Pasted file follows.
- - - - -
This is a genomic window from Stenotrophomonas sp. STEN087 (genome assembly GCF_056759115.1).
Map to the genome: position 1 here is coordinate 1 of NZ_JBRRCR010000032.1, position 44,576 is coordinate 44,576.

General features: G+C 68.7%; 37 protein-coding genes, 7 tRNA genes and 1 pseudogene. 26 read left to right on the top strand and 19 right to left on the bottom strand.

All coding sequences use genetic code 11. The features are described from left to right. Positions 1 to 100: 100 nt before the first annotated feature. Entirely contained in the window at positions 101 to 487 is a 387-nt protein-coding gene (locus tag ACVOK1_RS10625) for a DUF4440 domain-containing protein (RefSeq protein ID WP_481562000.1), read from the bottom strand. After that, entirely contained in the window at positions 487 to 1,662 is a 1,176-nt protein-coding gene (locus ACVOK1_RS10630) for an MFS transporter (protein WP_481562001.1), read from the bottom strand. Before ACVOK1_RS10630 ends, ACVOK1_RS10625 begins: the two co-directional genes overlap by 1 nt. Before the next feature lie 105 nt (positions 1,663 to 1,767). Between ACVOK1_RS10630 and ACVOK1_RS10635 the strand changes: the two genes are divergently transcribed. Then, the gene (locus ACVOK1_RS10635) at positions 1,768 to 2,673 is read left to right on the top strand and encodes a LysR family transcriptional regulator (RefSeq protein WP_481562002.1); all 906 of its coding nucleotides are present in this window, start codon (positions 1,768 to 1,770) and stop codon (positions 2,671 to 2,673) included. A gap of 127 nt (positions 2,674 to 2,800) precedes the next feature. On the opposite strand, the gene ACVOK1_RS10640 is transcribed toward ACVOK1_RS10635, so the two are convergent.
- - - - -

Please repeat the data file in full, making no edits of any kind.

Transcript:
This is a genomic window from Stenotrophomonas sp. STEN087 (genome assembly GCF_056759115.1).
Map to the genome: position 1 here is coordinate 1 of NZ_JBRRCR010000032.1, position 44,576 is coordinate 44,576.

General features: G+C 68.7%; 37 protein-coding genes, 7 tRNA genes and 1 pseudogene. 26 read left to right on the top strand and 19 right to left on the bottom strand.

All coding sequences use genetic code 11. The features are described from left to right. Positions 1 to 100: 100 nt before the first annotated feature. Entirely contained in the window at positions 101 to 487 is a 387-nt protein-coding gene (locus tag ACVOK1_RS10625) for a DUF4440 domain-containing protein (RefSeq protein ID WP_481562000.1), read from the bottom strand. After that, entirely contained in the window at positions 487 to 1,662 is a 1,176-nt protein-coding gene (locus ACVOK1_RS10630) for an MFS transporter (protein WP_481562001.1), read from the bottom strand. Before ACVOK1_RS10630 ends, ACVOK1_RS10625 begins: the two co-directional genes overlap by 1 nt. Before the next feature lie 105 nt (positions 1,663 to 1,767). Between ACVOK1_RS10630 and ACVOK1_RS10635 the strand changes: the two genes are divergently transcribed. Then, the gene (locus ACVOK1_RS10635) at positions 1,768 to 2,673 is read left to right on the top strand and encodes a LysR family transcriptional regulator (RefSeq protein WP_481562002.1); all 906 of its coding nucleotides are present in this window, start codon (positions 1,768 to 1,770) and stop codon (positions 2,671 to 2,673) included. A gap of 127 nt (positions 2,674 to 2,800) precedes the next feature. On the opposite strand, the gene ACVOK1_RS10640 is transcribed toward ACVOK1_RS10635, so the two are convergent.